By Daniel Lanyon on Thursday 23 November 2017
The Chancellor unveiled a trio of good news for financially disruptive firms (and a downgrade to the economic outlook).
The Chancellor unveiled a trio of good news for financially disruptive firms (and a downgrade to the broader economic outlook).
The Chancellor Phillip Hammond’s third Budget contained a considerable boost in backing for fintech and other forms of disruptive technologies.
A reduction in stamp duty for first time buyers alongside the Office for Budget Responsibility’s (OBR) growth downgrade were the biggest takeaways but changes to EIS rules, a new fund from the British Business Bank and other support for a digital ecosystem are welcome news.
While his predecessor George Osborne, the current editor of the Evening Standard, was a huge supporter of fintech, Hammond’s overtures to support the high-growth fintech sector have been more muted...until now.
Probably most importantly the Chancellor is to double Enterprise Investment Schemes (EIS) limits for “knowledge intensive” companies. This means EIS investors can put up to £2m per year into qualifying companies, who in turn can receive up to £10m. While the definition of “knowledge intensive” firms is broad it certainly applies to fintech alongside other high-growth areas such as biotechnology and healthcare.
Alex Davies, founder and CEO of Wealth Club says the Budget has been good for EIS investors and those raising money via EIS such as fintechs.
“It feels like the government has given EIS an extra stamp of approval. Rather than making it worse as we had feared they have actually made it a lot better. Innovative firms (such as fintechs) will hopefully find it easier to raise more money and for longer, whilst the amount investors can put into these types of companies and receive valuable tax relief will double,” he said.
Hammond also made two other moves that many commentators believe will be good for fintechs. Niels Turfboer, Managing Director of UK & Benelux, Spotcap adds that the raft of money set aside in the Budget for new technologies is also a positive.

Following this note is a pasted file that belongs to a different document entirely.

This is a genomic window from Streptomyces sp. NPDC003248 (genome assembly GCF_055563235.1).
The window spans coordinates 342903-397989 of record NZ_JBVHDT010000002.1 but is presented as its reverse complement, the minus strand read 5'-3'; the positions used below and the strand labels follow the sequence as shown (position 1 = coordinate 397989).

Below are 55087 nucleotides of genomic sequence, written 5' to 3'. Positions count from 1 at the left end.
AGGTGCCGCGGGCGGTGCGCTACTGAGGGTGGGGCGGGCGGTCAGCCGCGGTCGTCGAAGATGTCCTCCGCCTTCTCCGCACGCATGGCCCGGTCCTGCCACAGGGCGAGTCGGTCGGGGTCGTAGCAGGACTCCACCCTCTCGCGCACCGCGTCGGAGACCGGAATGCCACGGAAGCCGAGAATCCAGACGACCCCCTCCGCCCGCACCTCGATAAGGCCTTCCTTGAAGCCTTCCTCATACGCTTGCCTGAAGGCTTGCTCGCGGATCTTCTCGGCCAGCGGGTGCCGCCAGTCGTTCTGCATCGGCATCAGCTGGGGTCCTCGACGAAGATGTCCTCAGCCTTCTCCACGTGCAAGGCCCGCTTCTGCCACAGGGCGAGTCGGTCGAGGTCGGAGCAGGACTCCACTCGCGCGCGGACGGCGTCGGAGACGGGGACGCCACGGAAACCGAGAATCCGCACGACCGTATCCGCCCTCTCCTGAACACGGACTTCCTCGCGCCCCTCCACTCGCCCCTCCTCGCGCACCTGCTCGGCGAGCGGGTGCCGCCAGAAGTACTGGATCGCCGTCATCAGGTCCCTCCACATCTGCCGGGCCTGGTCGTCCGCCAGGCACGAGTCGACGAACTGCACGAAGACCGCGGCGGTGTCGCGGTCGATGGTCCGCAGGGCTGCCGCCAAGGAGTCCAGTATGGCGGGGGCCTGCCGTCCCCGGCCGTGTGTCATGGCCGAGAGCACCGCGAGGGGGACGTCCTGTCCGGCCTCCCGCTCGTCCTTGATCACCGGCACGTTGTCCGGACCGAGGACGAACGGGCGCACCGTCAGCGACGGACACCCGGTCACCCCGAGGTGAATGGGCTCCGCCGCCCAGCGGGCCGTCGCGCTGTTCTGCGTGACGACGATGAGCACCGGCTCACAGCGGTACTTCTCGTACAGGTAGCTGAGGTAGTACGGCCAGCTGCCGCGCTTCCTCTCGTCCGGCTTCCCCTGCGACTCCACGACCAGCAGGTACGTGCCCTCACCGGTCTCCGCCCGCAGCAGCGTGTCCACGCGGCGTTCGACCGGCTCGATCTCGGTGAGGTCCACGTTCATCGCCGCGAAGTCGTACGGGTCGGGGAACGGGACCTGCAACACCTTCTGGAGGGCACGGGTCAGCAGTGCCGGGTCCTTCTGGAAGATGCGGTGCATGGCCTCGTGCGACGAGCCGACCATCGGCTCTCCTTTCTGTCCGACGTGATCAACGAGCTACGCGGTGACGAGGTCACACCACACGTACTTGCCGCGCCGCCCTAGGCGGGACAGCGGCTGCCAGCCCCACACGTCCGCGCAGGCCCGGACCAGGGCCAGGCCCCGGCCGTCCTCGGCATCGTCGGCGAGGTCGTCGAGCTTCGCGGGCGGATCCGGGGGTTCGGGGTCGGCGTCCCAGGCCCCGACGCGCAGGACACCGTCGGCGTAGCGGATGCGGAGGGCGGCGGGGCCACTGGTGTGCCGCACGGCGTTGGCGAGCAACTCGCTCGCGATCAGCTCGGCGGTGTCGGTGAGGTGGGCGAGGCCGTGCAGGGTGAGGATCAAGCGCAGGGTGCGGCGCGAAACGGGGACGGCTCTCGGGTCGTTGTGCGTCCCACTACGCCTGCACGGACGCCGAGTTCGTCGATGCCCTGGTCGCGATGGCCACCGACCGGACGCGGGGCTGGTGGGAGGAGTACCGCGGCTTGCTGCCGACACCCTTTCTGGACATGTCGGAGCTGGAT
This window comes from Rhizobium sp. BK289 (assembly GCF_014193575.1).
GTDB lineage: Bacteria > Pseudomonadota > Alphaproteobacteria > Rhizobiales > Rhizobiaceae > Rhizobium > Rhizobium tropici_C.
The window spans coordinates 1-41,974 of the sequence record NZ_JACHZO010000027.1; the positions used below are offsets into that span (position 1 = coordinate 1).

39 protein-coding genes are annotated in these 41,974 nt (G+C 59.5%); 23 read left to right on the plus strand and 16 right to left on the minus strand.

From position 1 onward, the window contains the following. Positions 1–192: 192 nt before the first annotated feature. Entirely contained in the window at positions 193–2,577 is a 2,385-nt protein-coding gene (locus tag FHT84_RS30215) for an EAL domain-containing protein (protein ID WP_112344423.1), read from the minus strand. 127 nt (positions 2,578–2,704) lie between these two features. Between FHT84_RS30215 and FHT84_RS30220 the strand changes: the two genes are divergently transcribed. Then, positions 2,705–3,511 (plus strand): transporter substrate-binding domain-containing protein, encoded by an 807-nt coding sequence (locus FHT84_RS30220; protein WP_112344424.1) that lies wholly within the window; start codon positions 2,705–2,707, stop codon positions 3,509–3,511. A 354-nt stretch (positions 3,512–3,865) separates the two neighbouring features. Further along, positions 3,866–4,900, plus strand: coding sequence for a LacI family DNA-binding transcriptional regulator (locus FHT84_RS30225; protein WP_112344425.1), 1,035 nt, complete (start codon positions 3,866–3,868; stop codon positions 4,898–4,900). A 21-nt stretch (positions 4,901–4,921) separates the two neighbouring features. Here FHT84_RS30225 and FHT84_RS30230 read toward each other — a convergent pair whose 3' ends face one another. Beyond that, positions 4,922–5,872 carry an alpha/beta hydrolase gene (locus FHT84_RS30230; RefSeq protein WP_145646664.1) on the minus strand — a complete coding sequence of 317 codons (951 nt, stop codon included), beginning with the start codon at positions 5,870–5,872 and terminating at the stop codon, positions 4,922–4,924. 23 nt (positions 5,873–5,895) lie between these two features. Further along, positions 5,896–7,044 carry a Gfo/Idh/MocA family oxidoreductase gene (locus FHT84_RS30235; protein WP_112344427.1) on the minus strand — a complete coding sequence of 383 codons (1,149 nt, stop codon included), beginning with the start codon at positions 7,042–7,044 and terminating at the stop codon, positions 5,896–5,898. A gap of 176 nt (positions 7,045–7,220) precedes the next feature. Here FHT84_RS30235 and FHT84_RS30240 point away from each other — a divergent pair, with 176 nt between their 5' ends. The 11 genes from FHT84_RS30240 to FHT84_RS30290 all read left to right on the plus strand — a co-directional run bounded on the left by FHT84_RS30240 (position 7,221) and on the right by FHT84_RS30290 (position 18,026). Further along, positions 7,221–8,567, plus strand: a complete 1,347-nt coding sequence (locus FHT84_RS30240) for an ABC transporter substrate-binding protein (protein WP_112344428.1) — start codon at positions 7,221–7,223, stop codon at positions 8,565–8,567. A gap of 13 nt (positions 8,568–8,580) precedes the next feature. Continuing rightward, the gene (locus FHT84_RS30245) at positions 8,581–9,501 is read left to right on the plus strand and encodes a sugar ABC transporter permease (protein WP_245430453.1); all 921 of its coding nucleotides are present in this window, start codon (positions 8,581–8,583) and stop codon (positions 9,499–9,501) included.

“The fintech industry is going from strength to strength and the UK Government can play an important part in enabling fintechs to continue to thrive. We therefore welcome Philip Hammond’s promise to invest over £500m in numerous technology initiatives, including regulatory innovation and artificial intelligence, as well as unlock over £20bn of new investment in UK scale-up businesses," he said,
"With this assurance, the government has shown a strong commitment to the fintech sector, which will hopefully help tech companies all around the UK to flourish and grow."
Sacha Bright, CEO of Business Agent, an alternative finance marketplace, says Hammond’s budget will be welcomed by investors and boost P2P and crowdfunding.
“More money to the British Business Bank is likely to feed through to the peer-to-peer (P2P) community and changes to EIS and VCT investments are about trying to encourage more direct investing in genuinely entrepreneurial companies which is what crowd funding is all about.For those investors looking for long term growth in young, entrepreneurial companies the changes should be welcomed.”
“Increased limits could make a big difference and whilst the tap of money from fund managers may temporarily reduce in flow, there appears to be an awareness and support of the role that crowd funding has to play in funding these companies.”
Les Cameron, head of technical at Prudential, provides some warning, however.
“The old adage that the tax tail shouldn’t wag the investment dog should be remembered - the risk being undertaken has got to be appropriate for the client. The tax treatment of EISs is very generous reflecting what should be a higher-risk profile on your investment so it will be interesting to see what measures are introduced to deal with the use of them for low risk capital preservation,” he said.
Tom Williams, CEO, of Certua Protect adds that the long term effect of the investment is good but its likely results may take some time to be fully realised.
“The true measure of a revolution is how it impacts the everyday lives of people. Technology without implementation or relevance to the problem it seeks to fix, means nothing. I welcome this investment into innovation in the tech start-up industry but strongly believe that we must judge ourselves on the end result of how it improves the lives of those who use it,” he said.